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Baroness Andrews: Everyone capable of being in receipt of an NHS service must be covered. I can give the noble Baroness the assurances that she seeks.

Paragraph (f) allows regulations to be made about matters which are excluded from consideration. For example, the NHS procedure has always been about patients having the right to complain if they are not happy with the treatment or service they have received. That is right, but other people either in or using NHS facilities, such as contractors, need to be excluded. Of course they can raise their concerns and have them addressed, but that is not the purpose behind the procedure provided for here. These are safeguards to deal with the exceptions.

Baroness Barker: I am sorry to interrupt the noble Baroness at this late hour, but within the important and extremely detailed explanation of the clause that she is giving the Committee, can she confirm whether this would enable people to make complaints when they have been excluded from the provision of NHS care to which they feel that they should be entitled? I cite, for example, continuing NHS care.

Baroness Andrews: If someone has been excluded from NHS care, there would be a reason for that, along with a history and a background to the case. Presumably those would form the basis of the complaint. If I am wrong then I shall certainly write to the noble Baroness, but I see no reason why they should be excluded from making a complaint.

I turn to Amendment No. 389. We believe that this is too detailed a point to be covered by the Bill. Again this refers to time-scales, but it is only reasonable that the reformed complaints procedure should include time-scales. However, it is right that there should be measures in place to deal with complaints that are allowed to drift unnecessarily, and we want to stop that from happening. These would include referring

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complaints to the next stage of the procedure if they are not dealt with in a reasonable time. Again, we intend to address this in regulations and the wording of Clause 111(3) and (4) will allow for appropriate provision to be made. We feel, therefore, that the amendment is unnecessary.

However, I am sympathetic to the spirit of Amendment No. 393. It is essential for information to be freely available in order for the complaints procedures to be as accessible as we would all wish. I want to reassure noble Lords that we intend to make provision about this in regulations. Although I believe that we can achieve that without the addition of this specific provision, I am minded to take it away for further consideration with a view to coming back with an amendment on Report.

The general powers to make regulations about the handling of complaints contained in Clauses 111(1) and 112(1) are sufficient to allow regulations to make provision about making information for the complaints procedure available to the public, but as I have said, I sympathise with the purpose of the proposed amendment.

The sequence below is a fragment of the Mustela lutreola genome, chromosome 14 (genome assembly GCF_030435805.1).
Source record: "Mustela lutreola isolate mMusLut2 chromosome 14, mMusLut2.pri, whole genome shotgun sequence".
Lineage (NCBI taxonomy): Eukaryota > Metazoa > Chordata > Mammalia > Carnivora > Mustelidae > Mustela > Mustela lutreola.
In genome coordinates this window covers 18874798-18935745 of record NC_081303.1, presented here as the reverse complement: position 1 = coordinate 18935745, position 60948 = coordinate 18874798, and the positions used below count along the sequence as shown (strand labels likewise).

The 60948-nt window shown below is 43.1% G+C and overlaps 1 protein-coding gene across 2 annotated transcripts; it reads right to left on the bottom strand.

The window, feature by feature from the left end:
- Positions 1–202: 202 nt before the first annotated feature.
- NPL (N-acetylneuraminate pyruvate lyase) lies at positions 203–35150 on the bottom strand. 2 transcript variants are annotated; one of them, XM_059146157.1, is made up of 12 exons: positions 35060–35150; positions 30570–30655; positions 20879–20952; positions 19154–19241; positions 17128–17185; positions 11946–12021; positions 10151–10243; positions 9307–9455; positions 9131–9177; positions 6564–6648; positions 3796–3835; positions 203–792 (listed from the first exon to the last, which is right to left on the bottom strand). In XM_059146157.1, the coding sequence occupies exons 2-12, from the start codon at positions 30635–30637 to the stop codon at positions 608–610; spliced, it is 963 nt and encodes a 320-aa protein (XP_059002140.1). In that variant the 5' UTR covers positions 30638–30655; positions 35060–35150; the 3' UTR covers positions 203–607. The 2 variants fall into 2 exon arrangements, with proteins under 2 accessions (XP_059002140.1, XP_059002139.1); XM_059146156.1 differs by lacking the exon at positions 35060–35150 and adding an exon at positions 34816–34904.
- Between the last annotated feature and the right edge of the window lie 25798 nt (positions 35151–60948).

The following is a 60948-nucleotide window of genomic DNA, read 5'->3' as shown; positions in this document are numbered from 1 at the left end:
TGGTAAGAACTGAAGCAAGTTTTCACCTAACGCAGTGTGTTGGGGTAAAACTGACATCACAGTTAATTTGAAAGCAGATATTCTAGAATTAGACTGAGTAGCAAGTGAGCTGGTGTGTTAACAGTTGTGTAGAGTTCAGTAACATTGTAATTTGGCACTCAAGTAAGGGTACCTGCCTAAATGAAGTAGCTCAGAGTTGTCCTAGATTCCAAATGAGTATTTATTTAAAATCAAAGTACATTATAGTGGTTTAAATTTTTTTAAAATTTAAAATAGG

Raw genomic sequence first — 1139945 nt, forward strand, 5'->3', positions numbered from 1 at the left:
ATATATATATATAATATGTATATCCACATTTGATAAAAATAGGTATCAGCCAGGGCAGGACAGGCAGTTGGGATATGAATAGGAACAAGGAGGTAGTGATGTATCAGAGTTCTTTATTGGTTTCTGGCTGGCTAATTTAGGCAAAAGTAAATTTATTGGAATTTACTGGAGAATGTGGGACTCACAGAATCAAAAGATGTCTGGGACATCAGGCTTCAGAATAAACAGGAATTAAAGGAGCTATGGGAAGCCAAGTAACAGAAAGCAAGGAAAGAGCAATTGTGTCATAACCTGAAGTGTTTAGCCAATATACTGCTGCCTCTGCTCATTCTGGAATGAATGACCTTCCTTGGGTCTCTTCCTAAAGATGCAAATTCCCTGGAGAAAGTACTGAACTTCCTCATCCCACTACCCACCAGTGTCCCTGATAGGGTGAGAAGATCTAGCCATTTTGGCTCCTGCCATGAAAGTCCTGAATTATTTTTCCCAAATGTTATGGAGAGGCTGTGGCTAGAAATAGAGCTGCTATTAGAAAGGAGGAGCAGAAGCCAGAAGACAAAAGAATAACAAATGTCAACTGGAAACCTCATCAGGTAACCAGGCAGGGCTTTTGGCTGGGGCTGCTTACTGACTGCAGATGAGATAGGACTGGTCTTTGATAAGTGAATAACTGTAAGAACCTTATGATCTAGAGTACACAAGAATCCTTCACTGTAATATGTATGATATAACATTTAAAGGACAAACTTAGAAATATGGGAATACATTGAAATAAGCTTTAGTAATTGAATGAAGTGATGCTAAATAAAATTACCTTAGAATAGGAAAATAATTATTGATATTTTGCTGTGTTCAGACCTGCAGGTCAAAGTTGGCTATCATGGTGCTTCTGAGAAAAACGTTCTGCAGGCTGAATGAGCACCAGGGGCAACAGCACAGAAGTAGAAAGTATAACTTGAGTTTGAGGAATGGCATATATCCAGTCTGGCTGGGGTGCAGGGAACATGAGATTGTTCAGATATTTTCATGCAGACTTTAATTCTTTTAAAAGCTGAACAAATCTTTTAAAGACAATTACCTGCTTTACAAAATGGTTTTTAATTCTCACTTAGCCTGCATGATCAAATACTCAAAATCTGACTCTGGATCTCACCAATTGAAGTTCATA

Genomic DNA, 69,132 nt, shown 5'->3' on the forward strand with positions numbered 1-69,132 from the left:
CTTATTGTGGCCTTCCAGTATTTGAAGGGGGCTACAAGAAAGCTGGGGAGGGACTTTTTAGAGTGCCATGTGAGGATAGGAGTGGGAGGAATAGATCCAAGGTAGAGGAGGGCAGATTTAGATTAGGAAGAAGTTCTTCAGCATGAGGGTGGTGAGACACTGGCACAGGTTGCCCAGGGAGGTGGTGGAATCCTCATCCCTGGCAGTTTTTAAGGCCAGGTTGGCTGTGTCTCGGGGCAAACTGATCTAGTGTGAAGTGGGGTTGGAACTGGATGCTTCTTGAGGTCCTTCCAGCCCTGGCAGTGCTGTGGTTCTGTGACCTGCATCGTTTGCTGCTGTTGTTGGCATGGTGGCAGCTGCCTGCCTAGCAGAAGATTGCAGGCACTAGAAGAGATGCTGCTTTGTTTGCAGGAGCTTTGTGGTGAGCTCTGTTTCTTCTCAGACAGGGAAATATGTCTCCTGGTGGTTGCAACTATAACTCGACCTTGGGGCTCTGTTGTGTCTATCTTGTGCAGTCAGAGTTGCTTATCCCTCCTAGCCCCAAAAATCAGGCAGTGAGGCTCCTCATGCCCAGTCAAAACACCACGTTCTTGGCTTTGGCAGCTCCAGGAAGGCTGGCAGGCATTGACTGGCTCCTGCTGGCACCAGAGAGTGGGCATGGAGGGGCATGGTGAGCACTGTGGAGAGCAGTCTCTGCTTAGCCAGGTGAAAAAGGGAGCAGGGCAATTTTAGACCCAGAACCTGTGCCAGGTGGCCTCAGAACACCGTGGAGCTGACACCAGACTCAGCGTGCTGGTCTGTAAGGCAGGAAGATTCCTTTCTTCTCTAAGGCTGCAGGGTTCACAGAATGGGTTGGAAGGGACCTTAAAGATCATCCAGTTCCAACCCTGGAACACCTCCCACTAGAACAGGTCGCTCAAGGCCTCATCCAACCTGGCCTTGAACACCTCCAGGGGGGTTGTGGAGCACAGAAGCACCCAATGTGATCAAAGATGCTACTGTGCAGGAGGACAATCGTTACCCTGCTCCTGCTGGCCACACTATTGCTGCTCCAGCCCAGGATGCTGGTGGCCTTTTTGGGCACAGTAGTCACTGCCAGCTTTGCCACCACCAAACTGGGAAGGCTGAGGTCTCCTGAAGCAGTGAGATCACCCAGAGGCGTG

I turn now to the final set of amendments in the grouping, Amendments Nos. 384 and 385. These amendments would have the effect of requiring that regulations made under these clauses are dealt with under the affirmative resolution procedure. We do not believe that that is either desirable or necessary. We have set out a clear programme for reforming the way in which complaints are made under the complaints procedure and we have been open about the reasons for that reform. Indeed, the whole history of the process over the past two years was set out in the departmental paper, NHS complaints procedure reform: making things right, published in March this year. It also marks the way forward. So our intentions have been made clear and, similarly, how they are to be covered is set out in the Bill.

I emphasise that this is the first time that the detail of the complaints procedures will be subject to regulation. This improves the current provision and sets the procedures apart from the procedure of handling complaints under Sections 24D and 26 of the Children Act 1989 and the requirements for complaints procedures set out in regulations applying to providers of family healthcare services. These have been subject to a variety of directions and we are changing that. We intend that the regulations will cover who may complain and about what; what they can expect by way of a full and prompt response; and, if necessary, a review of the complaint by a body which will be completely independent of the organisation complained about. The regulations will also place responsibility with health and social care organisations for making effective responses and, as I have said, we are committed to involving all stakeholders.

The noble Baroness asked about data protection. These bodies will be subject to the Data Protection Act and people will be asked to consent to the disclosure of appropriate information when they make a complaint

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to CHAI and CSCI. There will be no question of that provision being overridden. Regulations will provide for information to be obtained from the NHS and local government, but that will have to be consistent with the provisions of the Data Protection Act.

The Government wrote a longer response when this issue was raised by the Delegated Powers and Regulatory Reform Committee which I shall be very happy to copy to the noble Baroness. So we have been open about the changes we intend to make.

Another problem which would be raised by the affirmative resolution procedure is that the amendments fail to take account of the devolution settlement. Under these clauses the Assembly will be given the power to make regulations detailing how health and social care complaints procedures will operate in Wales. It would therefore be inappropriate for the draft regulations to have to be approved by both Houses before the Assembly can make them.

I am sorry to have spoken at such length. These are difficult and complicated amendments which I hope the noble Baroness will not press.

Baroness Noakes: I thank the Minister for that extremely comprehensive response and for some good news. I am pleased that the Government will cover the issue of timescales, that they will consult widely, that oral hearings will be included and that the complainants will be involved in selecting the process. All of those provisions are good news. I thank the Minister for the assurance that issues such as long-term care will not be excluded—indeed, that all care offered or not offered by the NHS will be covered by these regulations.